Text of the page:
(Reuters) - CSX Corp CSX.O said on Thursday its Chief Executive Officer Hunter Harrison was taking medical leave, an announcement that comes amid of a controversial turnaround plan at the No. 3 U.S. railroad that has drawn customer criticism and scrutiny from regulators. The Jacksonville, Florida-based railroad said Harrison, 73, was taking a leave of absence due to unexpected complications from a recent unspecified illness.
James Foote, who was named CSX’s chief operating officer in late October, was appointed acting CEO in Harrison’s absence.
"Hunter is a good friend and has been a colleague of mine for many years," Foote, who previously worked under Harrison at Canadian National Railway Co CNR.TO, said in a statement. "He is an icon in the industry and we pray for his speedy recovery."
A railroading legend, Harrison was installed as CEO of CSX earlier this year. He has previously turned around Canadian National and Canadian Pacific Railway Ltd CP.TO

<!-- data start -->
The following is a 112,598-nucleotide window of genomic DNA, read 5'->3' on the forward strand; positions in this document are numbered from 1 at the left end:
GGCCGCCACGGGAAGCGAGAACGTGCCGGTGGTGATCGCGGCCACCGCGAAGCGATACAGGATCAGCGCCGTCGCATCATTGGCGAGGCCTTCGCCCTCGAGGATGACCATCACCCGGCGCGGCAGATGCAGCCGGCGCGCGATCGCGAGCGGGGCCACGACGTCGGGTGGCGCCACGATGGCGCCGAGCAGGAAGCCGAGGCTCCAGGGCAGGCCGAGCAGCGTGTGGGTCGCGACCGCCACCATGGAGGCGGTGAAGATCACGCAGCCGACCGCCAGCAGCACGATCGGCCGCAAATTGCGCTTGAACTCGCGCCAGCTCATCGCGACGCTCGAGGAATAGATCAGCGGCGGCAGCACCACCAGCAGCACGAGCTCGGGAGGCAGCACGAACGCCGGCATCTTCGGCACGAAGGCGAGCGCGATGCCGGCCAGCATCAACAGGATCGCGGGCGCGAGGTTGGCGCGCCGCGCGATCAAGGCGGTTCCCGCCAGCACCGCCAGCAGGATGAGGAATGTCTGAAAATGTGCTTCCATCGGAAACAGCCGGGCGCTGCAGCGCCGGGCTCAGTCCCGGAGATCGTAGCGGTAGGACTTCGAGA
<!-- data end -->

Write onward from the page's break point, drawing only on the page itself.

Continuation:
Investors have had high hopes that Harrison would boost profits at CSX and despite customer complaints and persistent service issues at the railroad through the summer months, the company’s stock is up just shy of 60 percent year to date.
One of the concerns raised ahead of the septuagenarian’s appointment to head CSX was focused on his health. Harrison occasionally uses an oxygen tank but has insisted that he was fit enough to turn around another railroad.
Harrison’s methods since joining the company left customers complaining of delays and congestion on the railroad’s network.
At a hearing held by top U.S. rail regulator the Surface Transportation Board in October, customers critical of CSX’s overhaul demanded greater accountability and fewer delays.
Just last week, Reuters reported that the U.S. Government Accountability Office is launching a probe into the safety of increasingly long freight trains being operated by CSX Corp CSX.O to boost profitability.
In after-market trading, CSX shares were unchanged at $57.31.
Reporting by Bhanu Pratap in Bengaluru; Editing by Sandra Maler and Cynthia Osterman
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